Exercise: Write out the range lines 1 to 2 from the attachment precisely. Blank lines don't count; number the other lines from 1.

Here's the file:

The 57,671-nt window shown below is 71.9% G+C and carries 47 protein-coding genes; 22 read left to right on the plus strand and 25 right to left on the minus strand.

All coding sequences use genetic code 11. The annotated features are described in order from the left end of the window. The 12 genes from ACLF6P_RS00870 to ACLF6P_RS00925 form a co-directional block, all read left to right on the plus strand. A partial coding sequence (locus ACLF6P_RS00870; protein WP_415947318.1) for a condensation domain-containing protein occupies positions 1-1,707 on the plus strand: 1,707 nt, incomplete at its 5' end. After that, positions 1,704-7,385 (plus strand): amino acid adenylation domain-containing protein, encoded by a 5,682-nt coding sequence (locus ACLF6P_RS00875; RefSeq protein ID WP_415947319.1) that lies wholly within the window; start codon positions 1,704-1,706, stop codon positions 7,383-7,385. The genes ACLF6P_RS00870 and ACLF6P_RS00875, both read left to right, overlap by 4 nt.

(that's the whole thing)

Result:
The 57,671-nt window shown below is 71.9% G+C and carries 47 protein-coding genes; 22 read left to right on the plus strand and 25 right to left on the minus strand.

All coding sequences use genetic code 11. The annotated features are described in order from the left end of the window. The 12 genes from ACLF6P_RS00870 to ACLF6P_RS00925 form a co-directional block, all read left to right on the plus strand. A partial coding sequence (locus ACLF6P_RS00870; protein WP_415947318.1) for a condensation domain-containing protein occupies positions 1-1,707 on the plus strand: 1,707 nt, incomplete at its 5' end. After that, positions 1,704-7,385 (plus strand): amino acid adenylation domain-containing protein, encoded by a 5,682-nt coding sequence (locus ACLF6P_RS00875; RefSeq protein ID WP_415947319.1) that lies wholly within the window; start codon positions 1,704-1,706, stop codon positions 7,383-7,385. The genes ACLF6P_RS00870 and ACLF6P_RS00875, both read left to right, overlap by 4 nt.